Now that I have completely rattled your assurances of scripture, let us address another issue that has many questioning why we would serve God at all.  Why does God appear to be so violent in the Old Testament? How do we reconcile the accounts of genocide and punishment, with Jesus’ call to love our enemies?  The violence of scripture can be categorized into 3 areas: The death penalty, God’s anger and wrath in punishing God’s people, and God’s command to commit genocide.

There are numerous ‘crimes’ in the Torah that would require the death penalty: Sacrificing to another god, teens bad-mouthing their parents, working on the Sabbath, premarital sexual intercourse. A priest was to burn his daughter alive if she became prostitute. If a relative tried to get you to worship another god, you were to stone that person. How do these laws reconcile us to a loving God?

When looking at accounts of God’s anger and wrath against God’s people, the Bible has no shortage of accounts. Turn to Exodus 32:27-29. (As a bit of a warning, these scriptures are extremely disturbing. We will tread lightly but I believe you will get the gist of the stories.) [Read] I have a hard time accepting a God who would force me to strap on a sword and kill my family members.  Another account in 2 Samuel 24 tells the story of a time when King David decided to take a census of his fighting men and this displeased God. Look at 2 Samuel 24:15 – [read.]  God is miffed at David and takes out 70,000 people?  This does not sound like the God who sent Jesus to this world to die for our sins so we could experience eternal life.

As a human race, we abhor genocide.  Regardless of race, creed, religion, sexual orientation – we do not condone wiping out entire populations. Yet scripture describes such acts in detail.  Turn to Joshua 6:20b-21. [read] The Israelites destroyed entire civilizations beginning with Jericho. Men, women, children – thirty-one city-states were utterly destroyed in the name of God.  We talked about God’s heart grieving at the horror humans were committing on one another, yet these scriptures describe the very violence that makes God heart-sick. How do we reconcile such atrocities with a loving God?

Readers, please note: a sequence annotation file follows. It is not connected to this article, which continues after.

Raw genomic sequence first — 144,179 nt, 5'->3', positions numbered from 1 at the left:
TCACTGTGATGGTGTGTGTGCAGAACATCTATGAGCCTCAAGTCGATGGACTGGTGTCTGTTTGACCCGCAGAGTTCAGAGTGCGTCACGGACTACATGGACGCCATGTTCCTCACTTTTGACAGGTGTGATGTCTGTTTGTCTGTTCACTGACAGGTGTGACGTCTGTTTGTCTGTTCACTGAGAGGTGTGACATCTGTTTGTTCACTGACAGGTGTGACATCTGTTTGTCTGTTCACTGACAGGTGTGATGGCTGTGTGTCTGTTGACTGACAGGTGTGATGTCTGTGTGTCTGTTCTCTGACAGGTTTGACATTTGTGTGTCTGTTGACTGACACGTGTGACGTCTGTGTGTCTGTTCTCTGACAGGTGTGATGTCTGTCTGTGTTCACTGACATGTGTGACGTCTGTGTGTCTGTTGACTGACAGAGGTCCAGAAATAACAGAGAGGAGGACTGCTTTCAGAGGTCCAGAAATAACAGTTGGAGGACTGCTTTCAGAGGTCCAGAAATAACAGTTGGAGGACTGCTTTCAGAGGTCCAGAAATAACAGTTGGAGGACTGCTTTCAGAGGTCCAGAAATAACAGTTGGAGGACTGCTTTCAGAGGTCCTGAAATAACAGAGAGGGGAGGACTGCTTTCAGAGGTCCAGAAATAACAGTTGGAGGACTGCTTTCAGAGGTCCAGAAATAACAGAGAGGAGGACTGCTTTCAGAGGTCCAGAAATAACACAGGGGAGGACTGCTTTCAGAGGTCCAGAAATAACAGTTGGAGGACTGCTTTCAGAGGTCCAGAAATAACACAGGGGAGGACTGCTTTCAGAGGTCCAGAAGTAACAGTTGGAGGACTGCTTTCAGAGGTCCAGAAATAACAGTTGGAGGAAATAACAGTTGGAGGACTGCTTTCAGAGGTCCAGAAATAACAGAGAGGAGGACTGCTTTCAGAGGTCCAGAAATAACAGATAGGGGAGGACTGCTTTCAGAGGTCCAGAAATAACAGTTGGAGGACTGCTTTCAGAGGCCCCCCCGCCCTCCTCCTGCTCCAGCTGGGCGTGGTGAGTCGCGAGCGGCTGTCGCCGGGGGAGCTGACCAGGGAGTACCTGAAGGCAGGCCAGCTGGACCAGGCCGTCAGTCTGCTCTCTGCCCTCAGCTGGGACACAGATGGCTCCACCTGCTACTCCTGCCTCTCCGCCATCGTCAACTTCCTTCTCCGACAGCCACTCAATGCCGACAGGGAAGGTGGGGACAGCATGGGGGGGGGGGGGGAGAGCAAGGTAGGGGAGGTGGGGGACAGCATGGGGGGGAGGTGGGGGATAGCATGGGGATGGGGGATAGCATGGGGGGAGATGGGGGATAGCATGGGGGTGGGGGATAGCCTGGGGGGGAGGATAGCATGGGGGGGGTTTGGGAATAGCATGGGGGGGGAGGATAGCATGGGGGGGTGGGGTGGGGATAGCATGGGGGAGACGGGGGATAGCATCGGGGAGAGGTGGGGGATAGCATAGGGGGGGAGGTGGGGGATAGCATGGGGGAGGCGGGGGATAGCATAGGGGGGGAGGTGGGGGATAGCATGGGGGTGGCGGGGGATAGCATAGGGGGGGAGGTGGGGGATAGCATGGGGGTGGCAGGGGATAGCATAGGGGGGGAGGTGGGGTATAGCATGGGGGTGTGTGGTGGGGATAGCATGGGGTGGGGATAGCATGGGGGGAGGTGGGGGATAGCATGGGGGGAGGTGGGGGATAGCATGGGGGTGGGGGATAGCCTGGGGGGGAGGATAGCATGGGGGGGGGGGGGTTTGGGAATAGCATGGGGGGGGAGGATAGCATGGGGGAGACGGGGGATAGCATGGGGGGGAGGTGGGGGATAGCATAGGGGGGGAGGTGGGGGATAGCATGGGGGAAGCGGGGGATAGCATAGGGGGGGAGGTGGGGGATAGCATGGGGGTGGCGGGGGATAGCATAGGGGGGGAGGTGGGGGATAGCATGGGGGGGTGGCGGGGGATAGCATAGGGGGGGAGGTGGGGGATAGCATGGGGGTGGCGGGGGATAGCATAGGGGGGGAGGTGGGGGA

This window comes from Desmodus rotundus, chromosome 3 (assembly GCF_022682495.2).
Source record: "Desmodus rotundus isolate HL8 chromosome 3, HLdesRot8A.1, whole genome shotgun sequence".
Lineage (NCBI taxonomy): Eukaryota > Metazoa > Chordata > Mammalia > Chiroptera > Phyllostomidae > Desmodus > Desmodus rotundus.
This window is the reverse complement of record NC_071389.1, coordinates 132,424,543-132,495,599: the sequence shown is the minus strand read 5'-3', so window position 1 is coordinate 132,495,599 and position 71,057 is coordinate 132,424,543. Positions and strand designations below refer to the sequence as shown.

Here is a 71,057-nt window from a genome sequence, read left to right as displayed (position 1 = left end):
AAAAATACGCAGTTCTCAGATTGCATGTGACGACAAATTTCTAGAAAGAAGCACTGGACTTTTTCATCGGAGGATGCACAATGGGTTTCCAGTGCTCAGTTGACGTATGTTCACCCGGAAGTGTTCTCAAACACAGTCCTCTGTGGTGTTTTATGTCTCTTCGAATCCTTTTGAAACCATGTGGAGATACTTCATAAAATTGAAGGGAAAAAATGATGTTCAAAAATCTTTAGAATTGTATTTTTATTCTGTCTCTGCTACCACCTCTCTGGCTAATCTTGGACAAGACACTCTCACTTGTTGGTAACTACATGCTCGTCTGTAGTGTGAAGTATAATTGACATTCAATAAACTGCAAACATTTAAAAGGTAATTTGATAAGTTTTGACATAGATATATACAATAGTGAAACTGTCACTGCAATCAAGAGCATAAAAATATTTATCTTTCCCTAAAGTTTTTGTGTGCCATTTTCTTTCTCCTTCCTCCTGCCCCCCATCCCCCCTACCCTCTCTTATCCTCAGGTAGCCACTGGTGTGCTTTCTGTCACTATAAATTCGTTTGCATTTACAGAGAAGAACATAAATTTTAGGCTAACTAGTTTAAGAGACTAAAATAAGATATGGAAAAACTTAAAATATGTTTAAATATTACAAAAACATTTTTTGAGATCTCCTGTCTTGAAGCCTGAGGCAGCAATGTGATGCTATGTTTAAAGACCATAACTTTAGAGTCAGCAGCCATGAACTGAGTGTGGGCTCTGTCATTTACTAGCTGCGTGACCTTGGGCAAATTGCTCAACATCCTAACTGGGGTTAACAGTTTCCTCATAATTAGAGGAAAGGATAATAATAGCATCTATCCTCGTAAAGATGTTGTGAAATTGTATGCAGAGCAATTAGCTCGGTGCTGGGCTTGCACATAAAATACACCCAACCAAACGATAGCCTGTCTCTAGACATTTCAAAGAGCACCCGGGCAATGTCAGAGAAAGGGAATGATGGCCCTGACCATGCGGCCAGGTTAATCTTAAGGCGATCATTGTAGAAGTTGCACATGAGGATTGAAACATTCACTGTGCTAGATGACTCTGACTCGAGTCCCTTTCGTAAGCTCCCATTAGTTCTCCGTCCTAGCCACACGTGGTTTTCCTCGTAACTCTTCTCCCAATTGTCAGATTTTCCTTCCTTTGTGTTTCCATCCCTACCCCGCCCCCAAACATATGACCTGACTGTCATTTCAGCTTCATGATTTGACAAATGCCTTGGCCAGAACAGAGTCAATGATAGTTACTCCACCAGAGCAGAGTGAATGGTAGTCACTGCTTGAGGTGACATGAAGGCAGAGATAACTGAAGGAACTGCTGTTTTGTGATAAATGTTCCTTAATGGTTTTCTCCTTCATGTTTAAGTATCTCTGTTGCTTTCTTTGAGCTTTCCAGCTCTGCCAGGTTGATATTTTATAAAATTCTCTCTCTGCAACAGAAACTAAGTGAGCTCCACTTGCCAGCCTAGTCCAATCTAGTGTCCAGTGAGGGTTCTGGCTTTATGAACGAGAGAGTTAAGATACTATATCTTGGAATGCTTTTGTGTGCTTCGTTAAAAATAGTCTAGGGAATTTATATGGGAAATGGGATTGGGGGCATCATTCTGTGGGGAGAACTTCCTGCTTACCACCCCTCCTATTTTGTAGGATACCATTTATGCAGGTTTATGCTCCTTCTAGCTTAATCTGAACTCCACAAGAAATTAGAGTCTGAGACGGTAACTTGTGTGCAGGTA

We have spent the first part of this series examining the compilation of scripture, the complex process of putting together what we see as our Bible, and recognizing the biases and limitations of its various authors.  With all the inspired, divine influence, we must recognize the humanity of the Bible’s authors.  We understand that these authors hold to certain hermeneutics – their culture, theological assumptions, and the time in which they lived as the lens with which to reflect in scripture.  When we see these stories and raise immediate questions, our goal is to view them through the lens of Jesus Christ.

Jesus valued life. Jesus valued friendships and relationships with his followers. Jesus raised his good friend Lazarus from the dead.  Jesus commanded us to love God and love our neighbors.  When we sift disturbing scriptural passages through the lens or colander of Jesus, we find and can best understand the biases of scripture’s authors.

Have we not heard of numerous cases where those going to war claim that God is on their side in the midst of mass killing and destruction? Have we not seen those who claim to be God-fearers turn to violence without a second thought?  Are we not seeing the human condition acted out through hatred, mistrust, and a penchant for evil?  In the midst of that background of chaos comes a beacon of hope. In the midst of sorrow and pain comes the joy of following Jesus’ example to truly love God and love our neighbors.  These stories of battle conquests were most likely written to demonstrate the courage, resolve, and faith of their heroes “…in order to inspire later generations still struggling against their own enemies” (Hamilton 215.)  With this understanding, perhaps we can see fit to question those passages that are in direct conflict with the lens of Jesus Christ.  Should we simply ignore these scriptures? I don’t think so.  Perhaps these passages can serve as a caution to us as to how easily it is to fall to the lure of evil.  God’s definitive Word, Jesus Christ, will forever serve as our anchor, our colander, our lens with which to navigate scripture. Amen.